A lady's handbag (or purse, depending on which side of the Anglo-American alliance you belong to) is, generally, to the male, a source either of unmitigated amazement or unfathomable mystery. It is a profoundly female adjunct , partaking almost of an attribute, and it seems to me that some of its obscure fascination rests not so much on the things it contains as on the remarkably small number of things it doesn't contain. By definition I (being male) am no expert on this subject and I also recognize it as a preserve of immense privacy. In a word, I have Respect for the Handbag. . . .
That is why I felt considerable pride, some while ago, when my wife was suddenly awarded ten-out-of-ten for hers. This, as it should have been, was the assessment of an expert. And this expert -- which only goes to show how times or mores are changing and all that -- happened to be . . . a manm looking in handbags as his profession. I'm not sure what the official job-description is for these people who stand at the entrances of London's museums and art galleries - ''Bag Inspectors,'' presumably. It is extraordinary, anyway, how natural a part of the order of things they now seem. Their interest in the contents of whatever anybody happens to be carrying is of course a grim result of urban terrorism. But the incidence of nationalist zealots from third-world countries hijacking the vast, classical hulk of the British Museum and forcing its director to fly it, heaven knows where, has accelerated to such a degree in recent years that the investigatory fingers of the Bag Inspectors is a routine to which most museumgoers happily submit.
''Ten out of ten'', this one pronounced approvingly.
''What for?'' asked my astonished wife.
''Your bag,'' he said. ''One of the tidiest I've had this week. You should see some of the bags I have to look at.''
It makes you think, doesn't it? If I were a woman, and woke one fair dawn with a sudden yen to go and admire the Elgin Marbles or Van Gogh's ''Sunflowers'' or even ''The Emperor Theodosius Forbidden by St. Abrosious to Enter Milan Cathedral'' (which is not by either Van Gogh or Elgin, whoever he might be, but by Van Dyck in a Rubensian frame of mind), I would, I believe, give serious consideration to the whole question of my handbag and to whether or not the possible indignity of a mark of five or under might not mar my whole morning's art appreciation.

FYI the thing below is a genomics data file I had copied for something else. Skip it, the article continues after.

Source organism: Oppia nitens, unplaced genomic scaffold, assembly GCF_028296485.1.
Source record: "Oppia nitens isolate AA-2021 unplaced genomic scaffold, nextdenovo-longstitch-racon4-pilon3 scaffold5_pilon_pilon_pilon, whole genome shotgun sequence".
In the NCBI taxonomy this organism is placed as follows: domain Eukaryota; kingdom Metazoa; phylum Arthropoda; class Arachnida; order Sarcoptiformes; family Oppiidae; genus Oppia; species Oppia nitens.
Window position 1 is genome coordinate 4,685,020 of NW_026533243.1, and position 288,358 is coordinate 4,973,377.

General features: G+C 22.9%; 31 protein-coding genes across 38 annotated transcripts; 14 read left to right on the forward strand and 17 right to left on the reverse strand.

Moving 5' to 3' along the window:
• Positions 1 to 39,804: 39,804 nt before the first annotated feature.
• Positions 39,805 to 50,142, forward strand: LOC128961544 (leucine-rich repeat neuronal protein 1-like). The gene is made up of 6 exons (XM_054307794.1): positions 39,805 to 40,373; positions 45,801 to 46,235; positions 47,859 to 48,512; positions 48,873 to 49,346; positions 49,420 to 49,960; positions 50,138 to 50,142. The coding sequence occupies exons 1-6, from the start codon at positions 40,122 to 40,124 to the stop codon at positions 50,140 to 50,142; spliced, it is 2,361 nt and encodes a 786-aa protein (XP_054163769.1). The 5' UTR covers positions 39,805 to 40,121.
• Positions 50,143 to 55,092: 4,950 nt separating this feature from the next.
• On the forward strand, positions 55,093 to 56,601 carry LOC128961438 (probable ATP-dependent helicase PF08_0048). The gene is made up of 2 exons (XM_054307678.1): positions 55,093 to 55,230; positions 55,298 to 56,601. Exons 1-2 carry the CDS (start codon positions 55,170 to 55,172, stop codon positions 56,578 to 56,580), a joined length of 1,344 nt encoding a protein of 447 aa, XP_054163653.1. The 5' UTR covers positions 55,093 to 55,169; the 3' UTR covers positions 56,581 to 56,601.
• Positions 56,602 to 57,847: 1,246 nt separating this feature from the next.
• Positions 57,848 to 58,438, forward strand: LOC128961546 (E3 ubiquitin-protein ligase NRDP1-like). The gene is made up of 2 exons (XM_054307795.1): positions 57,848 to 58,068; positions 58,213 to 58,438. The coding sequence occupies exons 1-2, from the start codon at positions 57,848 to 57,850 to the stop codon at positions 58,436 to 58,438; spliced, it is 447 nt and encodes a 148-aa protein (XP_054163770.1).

It is a little odd, really, this business of looking in bags before people enter a museum. Nobody seems the least concerned with them when their owners leave these palaces of culture. And some handbags one sees could easily contain a Vermeer with hardly a hint of extra bulge. But perhaps they aren't as worried as they used to be about works being stolen or damaged, only about people being held hostage.
Could it be a sign that we are after all becoming more humane, putting men and women, and possibly even children, before art treasures? All the same, without wishing to stir up anything, one can't help feeling that some of these great institutions might be splendidly vulnerable to international aesthetic blackmail. The headlines could be colourful: gunman threatens to throw green paint at Gainsborough's ''Blue Boy'' unless demands are met by Thursday. Furthermore, there can be few museums in the world which don't house a treasure or two dubiously come by. Where was it that I recently saw a gallery label openly confessing that a work had been ''stolen'' abroad a century or so ago? I don't remember. But suppose a guerrilla or two just felt it was time for one of these items to finally return home?
Looking in bags may be a comparatively new precaution, but the suspicion aroused in museums by umbrellas and walking sticks is old enough and continues unabated. (Well, more or less. At one museum recently nobody challenged my umbrella until I tried to enter the museum's library. At that point I was just politely told I could leave it outside if I wished. Since it didn't appear to be raining in there among the books, I didn't object).
Actually Mark Twain had the last word on this, as on a number of subjects, when he visited the Metropolitan Museum in New York. The attendant told him he would have to leave his cane in the cloakroom. ''Leave my canes,'' he bellowed. ''Leave my canes! Then how do you expect me to poke holes through the oil paintings?''